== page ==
Car industry background in Japan

People often use phrases such as “miraculous”, “super fast”, “beyond the imagination”, etc. to refer to the economic development of Japan from the ashes of war, manufacturing is at the forefront. And the Japanese auto manufacturing industry is probably one of the most paper-consuming topics with many compliments, praises, because it is one of the symbols of the rise of Japanese industry, is a the best example of a fairytale about a poor island nation in a short time that has grown into a giant that admires the world.

Japan is the 2nd largest automobile producer in the world, after the US, and Japan’s car production in recent years accounts for more than 30% of global car production. It would be more surprising to learn that this Japanese industry started off a lot slower than the US and Western countries, but even became Japan’s second-largest industrial sector, after the electronics and appliances industry. is, and is one of the drivers of, Japan’s economic growth. To reach where it is today, the Japanese auto manufacturing industry also started from scratch and has spent nearly a hundred years.

After the Meiji Restoration, the Japanese government realized that, in order to be on par with the Western powers, it was necessary to build a modern industrial base and the government started a series of new industries – from textiles. metallurgy, engineering, mining to shipbuilding, bridges, roads, finance, insurance. Infrastructure for rapid industrial development has been established. The first cars were imported into Japan around the end of the 19th century and this was the germ of the development of the Japanese auto industry.

The first Japanese car was born in 1902 in the Sorin Shokai bicycle shop in Tokyo. The creator of this car is the 21-year-old mechanic Uchiyama Komanosuke, considered Japan’s first auto engineer. He built the chassis and bodywork for a 12-horsepower, two-cylinder petrol engine that the store owner bought from the United States. That fall, the store received an order to build a bus. After several changes of its name, the bicycle shop became Tokyo Motor Works and it was the same company that in 1907 created the first car using a locally produced gasoline engine, known as “Takkuri”.

Later, other automakers released more test models, but produced domestically in small quantities could not compete with imported cars, mostly American, flooded Japan after the Tokyo earthquake in the year. 1923. In 1914, Japan imported only 94 CBU cars, but in the three years from 1923 to 1925, it imported 7,766 units. From 1914 to 1931, Japan imported a total of 39,426 cars. Even by 1930, Japan produced only 458 cars by itself, while that same year there were 5,340,000 cars made in the United States.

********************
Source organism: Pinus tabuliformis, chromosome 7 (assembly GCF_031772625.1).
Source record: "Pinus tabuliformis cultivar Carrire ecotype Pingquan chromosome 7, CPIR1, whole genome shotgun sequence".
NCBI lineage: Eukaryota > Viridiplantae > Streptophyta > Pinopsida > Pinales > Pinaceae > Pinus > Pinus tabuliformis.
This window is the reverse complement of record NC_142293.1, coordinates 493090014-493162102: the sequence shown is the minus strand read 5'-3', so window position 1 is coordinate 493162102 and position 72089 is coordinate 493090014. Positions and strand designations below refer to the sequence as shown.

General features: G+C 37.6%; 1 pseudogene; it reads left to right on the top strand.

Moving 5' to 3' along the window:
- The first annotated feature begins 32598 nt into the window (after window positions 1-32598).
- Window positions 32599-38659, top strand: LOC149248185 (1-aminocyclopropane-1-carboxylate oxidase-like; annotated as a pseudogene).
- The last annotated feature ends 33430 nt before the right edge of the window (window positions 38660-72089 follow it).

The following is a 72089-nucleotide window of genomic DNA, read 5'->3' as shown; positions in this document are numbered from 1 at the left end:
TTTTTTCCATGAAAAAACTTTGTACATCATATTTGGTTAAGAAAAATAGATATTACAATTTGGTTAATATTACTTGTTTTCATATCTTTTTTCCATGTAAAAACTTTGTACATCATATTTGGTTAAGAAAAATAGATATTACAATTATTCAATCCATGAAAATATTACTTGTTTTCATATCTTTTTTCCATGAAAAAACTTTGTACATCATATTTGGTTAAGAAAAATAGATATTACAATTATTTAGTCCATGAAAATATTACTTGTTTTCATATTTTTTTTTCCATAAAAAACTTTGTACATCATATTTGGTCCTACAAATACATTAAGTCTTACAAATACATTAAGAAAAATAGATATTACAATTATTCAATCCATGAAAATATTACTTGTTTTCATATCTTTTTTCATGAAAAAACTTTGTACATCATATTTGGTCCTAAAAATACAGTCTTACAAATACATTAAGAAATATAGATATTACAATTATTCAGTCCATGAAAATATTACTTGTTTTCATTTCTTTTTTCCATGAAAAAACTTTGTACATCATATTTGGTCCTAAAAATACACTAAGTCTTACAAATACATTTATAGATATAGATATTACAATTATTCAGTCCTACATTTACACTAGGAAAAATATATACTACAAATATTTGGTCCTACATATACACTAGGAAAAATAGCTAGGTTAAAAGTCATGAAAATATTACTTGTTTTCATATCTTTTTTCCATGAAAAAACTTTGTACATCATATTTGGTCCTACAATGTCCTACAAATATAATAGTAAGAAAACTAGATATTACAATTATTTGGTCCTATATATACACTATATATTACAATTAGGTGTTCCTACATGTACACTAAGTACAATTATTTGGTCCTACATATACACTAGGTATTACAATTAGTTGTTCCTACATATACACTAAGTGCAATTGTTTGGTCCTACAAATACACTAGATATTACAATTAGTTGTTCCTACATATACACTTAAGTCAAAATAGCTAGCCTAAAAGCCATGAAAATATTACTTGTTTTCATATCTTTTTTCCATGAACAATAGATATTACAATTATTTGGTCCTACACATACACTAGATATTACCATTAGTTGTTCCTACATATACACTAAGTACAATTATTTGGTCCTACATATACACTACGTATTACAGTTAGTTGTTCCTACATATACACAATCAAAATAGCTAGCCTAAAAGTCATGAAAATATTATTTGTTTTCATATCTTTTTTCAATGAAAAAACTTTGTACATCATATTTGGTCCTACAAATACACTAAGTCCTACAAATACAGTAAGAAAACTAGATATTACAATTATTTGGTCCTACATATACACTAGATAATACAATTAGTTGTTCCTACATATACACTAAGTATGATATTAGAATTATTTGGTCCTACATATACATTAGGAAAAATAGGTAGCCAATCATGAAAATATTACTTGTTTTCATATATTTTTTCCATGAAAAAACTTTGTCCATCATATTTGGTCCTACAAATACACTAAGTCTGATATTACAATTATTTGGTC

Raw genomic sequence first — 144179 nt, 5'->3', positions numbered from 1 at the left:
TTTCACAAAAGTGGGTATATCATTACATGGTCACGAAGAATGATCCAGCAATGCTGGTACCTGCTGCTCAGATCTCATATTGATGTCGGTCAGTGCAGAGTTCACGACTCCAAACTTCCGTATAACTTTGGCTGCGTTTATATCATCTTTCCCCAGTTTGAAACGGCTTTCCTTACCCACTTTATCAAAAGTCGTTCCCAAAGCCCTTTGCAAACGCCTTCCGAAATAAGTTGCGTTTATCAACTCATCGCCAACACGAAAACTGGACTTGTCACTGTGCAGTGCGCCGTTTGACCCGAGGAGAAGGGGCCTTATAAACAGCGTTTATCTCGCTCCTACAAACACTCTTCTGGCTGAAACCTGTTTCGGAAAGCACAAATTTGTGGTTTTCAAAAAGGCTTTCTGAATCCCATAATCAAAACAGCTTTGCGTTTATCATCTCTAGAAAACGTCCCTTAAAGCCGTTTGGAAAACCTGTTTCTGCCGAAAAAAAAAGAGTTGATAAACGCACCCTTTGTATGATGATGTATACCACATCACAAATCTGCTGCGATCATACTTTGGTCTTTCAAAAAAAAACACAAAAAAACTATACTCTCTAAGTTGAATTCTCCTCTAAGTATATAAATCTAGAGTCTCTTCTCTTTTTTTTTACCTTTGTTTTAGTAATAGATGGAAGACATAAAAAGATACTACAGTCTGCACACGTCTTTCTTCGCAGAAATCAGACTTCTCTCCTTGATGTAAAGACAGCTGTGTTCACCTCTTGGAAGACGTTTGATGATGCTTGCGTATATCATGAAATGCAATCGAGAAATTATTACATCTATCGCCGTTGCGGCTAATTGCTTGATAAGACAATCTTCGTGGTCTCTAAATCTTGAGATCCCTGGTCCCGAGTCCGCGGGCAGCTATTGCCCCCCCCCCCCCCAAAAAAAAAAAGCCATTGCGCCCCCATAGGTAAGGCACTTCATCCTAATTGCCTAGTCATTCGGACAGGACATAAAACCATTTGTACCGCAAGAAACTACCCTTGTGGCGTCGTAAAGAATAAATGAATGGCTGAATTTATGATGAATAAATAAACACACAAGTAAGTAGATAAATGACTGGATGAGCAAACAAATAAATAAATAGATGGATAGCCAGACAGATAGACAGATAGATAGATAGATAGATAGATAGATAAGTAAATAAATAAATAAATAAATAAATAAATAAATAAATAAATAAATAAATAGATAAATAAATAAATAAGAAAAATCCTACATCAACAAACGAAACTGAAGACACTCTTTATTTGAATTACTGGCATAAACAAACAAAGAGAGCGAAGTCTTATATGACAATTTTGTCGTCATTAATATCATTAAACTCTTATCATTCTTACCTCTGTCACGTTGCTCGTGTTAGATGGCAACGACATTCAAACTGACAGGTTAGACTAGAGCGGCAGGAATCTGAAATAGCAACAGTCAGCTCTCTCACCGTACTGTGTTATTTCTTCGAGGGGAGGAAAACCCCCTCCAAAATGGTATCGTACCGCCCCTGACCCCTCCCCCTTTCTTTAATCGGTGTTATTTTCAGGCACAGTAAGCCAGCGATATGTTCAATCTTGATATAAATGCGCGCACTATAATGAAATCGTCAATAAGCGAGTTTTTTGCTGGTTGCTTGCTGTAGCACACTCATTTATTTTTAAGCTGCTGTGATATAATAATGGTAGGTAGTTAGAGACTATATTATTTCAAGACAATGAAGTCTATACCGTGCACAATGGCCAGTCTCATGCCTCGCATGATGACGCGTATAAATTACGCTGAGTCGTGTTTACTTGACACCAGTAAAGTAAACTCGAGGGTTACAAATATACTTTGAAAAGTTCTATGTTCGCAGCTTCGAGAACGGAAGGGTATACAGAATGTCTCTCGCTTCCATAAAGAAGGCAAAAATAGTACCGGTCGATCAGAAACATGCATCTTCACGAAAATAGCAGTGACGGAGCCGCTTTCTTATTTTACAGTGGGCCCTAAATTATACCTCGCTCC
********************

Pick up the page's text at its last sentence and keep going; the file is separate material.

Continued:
Before and during World War 2, under the direction of the Government, the Japanese auto industry focused on manufacturing trucks for the military. Manufacturers such as Nissan, Toyota and then Isuzu were licensed under the “Law on automobile industries” enacted in 1935. This law aims to protect and develop the domestic car manufacturing industry, through the Tax incentives for domestic manufacturers and limits the activities of foreign firms.

World War 2 ended in August 1945, but nearly 100 Japanese cities were severely damaged by bombings. Subsequent fires have devastated large areas and more than half of Japan’s central heavy industrial belt has been devastated. However, compared to other industries, the auto manufacturing industry did not suffer much because the US bombing targets were cities, oil refineries, aircraft factories, ships, and railways.

Automakers hope to resume production soon, but because Japan failed in the war, operating in every field – from politics, economy, industry to society – was under the control of the force. occupied. And since the auto industry was considered a military industry during the war, its existence after the war was entirely within the decisive authority of the Supreme Command of allied powers. The occupation force allowed Japanese firms to continue to manufacture but mainly to manufacture trucks, and production in 1946 was only 20,000 units. Car production began again in 1952, mainly to meet the needs of taxi services.

After 1960, Japanese car production increased at an unprecedented rate. Among the companies that started producing cars at this time were Tokyo Kogyo (now Mazda), Fujijyuko Heavy Industries, Daihatsu and Honda. Around 1968, Toyota and Nissan increased exports of cars and light trucks. In the year 75, more Honda and others joined the export.

Thanks to the strong economic development, the automobile manufacturing industry has increased production to meet the increasing demand in domestic and export markets, and then quickly became an important part of the whole automobile production system. bridge.

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